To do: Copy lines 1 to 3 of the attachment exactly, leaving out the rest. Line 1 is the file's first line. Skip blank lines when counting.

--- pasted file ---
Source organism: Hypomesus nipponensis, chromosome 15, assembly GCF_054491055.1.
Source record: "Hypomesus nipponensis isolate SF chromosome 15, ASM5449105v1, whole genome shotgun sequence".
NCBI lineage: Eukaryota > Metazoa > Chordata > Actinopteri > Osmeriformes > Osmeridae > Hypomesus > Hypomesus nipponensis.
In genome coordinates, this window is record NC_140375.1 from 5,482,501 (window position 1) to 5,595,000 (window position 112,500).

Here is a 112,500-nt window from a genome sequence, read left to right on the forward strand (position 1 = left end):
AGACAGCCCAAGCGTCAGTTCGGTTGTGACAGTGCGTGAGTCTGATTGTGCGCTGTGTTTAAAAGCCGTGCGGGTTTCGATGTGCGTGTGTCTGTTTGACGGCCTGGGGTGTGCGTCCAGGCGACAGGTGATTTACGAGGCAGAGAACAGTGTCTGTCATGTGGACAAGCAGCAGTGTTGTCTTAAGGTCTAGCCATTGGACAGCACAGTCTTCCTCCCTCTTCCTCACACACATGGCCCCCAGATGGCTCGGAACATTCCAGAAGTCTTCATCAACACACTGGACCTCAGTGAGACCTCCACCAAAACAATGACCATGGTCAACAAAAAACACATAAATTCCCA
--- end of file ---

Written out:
Source organism: Hypomesus nipponensis, chromosome 15, assembly GCF_054491055.1.
Source record: "Hypomesus nipponensis isolate SF chromosome 15, ASM5449105v1, whole genome shotgun sequence".
NCBI lineage: Eukaryota > Metazoa > Chordata > Actinopteri > Osmeriformes > Osmeridae > Hypomesus > Hypomesus nipponensis.